The limited​ language of the no-self

People laughing together
“Why do you meditate?” Photo by Meenakshi Madhavan

Here I take a critical look at the language used to describe meditation, particularly Buddhist meditation.

We’re stuck in a limited pattern of meditation-speak, one that centers around ideas of the self. Much meditation and the discourse surrounding it is tied up in the revelatory discovery that we don’t have a self.  There is such a strong emphasis on this point that it risks occluding other purposes; it narrows the results of meditation practice to a restricted, prescribed understanding, that of ‘no-self’.

The language of no-self includes the idea that our self is not ‘real’ in some way. We can discover through meditation that our life is an illusion.

It doesn’t take many thousands of hours of meditation to understand that we don’t have a solid, coherent, fixed self. This is already obvious to many, without ever having meditated at all. To place the emphasis in our description of the effects of meditation on a fairly straightforward understanding of how things are, then to hyperbolize it as a permanently life-changing discovery, is demeaning to intelligent adults.

This approach limits the understanding of what meditation is and does. I suspect it may even prevent some from approaching meditation. They, rightfully, might ask:

“Why would I need to meditate for years and years supposedly to become enlightened to understand that I don’t have a self? I already understand that my idea of myself and of others is a construct. That is an adaptive necessity. Why would I even think it was a fixed, solid object that determins my existence?”

It is possible to meditate without concern for matters of the self, or hyperbolic approbation of the discovery that we don’t have one. Instead, we could focus on questions like:

Common questions are: “Who is the I that is relating? Who is the observer observing the observer? Where is the self that does this?

I think those questions are obvious, uninteresting, and sometimes misleading. It’s possible to step aside from the analytical, infinitely recursive, emphasis on the subject and to find, as a practitioner, a different language for how meditation changes the experience of being.

Spouting verbatim the limited language of the no-self as a generalization of meditation iterates a hackneyed attitude. It is constraining a variety of meditation experiences into the words of a specific, over-used framework. The language of this framework may have made sense during the last century or two when modernist Western ideas of identity and individualism encountered fabricated narratives of invented Asian traditions. Now we are stuck with a narrow prescription of what meditation achieves.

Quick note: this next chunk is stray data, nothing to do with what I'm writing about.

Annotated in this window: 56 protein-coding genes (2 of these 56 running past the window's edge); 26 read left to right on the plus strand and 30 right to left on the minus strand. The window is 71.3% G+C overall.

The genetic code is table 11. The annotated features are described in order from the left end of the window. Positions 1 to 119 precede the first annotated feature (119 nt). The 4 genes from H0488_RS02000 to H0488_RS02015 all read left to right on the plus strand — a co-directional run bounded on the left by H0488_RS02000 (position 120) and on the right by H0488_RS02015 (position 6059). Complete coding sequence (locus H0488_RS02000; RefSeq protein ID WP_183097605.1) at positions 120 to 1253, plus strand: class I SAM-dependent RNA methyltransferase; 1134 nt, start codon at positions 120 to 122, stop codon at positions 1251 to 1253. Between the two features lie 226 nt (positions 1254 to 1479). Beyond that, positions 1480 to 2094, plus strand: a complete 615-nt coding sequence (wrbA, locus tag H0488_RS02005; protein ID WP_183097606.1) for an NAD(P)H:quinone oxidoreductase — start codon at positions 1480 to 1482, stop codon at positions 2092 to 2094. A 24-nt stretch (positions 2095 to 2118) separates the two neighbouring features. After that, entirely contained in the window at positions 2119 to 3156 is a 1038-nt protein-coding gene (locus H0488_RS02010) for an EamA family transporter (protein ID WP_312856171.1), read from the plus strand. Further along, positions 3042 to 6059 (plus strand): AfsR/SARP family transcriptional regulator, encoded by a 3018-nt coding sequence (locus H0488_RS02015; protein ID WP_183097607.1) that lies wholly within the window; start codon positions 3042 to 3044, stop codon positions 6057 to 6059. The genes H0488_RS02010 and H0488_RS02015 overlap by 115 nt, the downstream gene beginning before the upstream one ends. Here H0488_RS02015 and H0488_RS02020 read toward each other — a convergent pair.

This limited language of the no-self derives from a soteriology bound to the concept of reincarnation. It is an expression of the desire to leave this world. The whole point of the worldview that generated the language of the no-self was to separate from all relationship, to leave connections behind. Its ideal is to perfect detachment from desires and aversions.

As a meditator, I think it’s worth asking yourself whether that is what you want. If it is your purpose and intention to leave this world and not be born into it again, if that is a framework you feel comfortable working within, then maybe it is appropriate to use the vocabulary of the no-self to describe your meditation practice. But if you want to meditate and fully experience your being in the world, if you want to live a full, emotionally textured, connected, and pragmatically-oriented life, how would the language of the no-self, of finding liberation from samsara to escape reincarnation, help your intention?

Questions for readers:

What is the language you use to describe your meditation? Is it habitual?

Where did it come from?

How would you describe your worldview in just a few words?

What ideas do you have about the relationship between your meditation practice and your lifestyle?

Does the language you use to reflect on your meditation experience fit well with your worldview?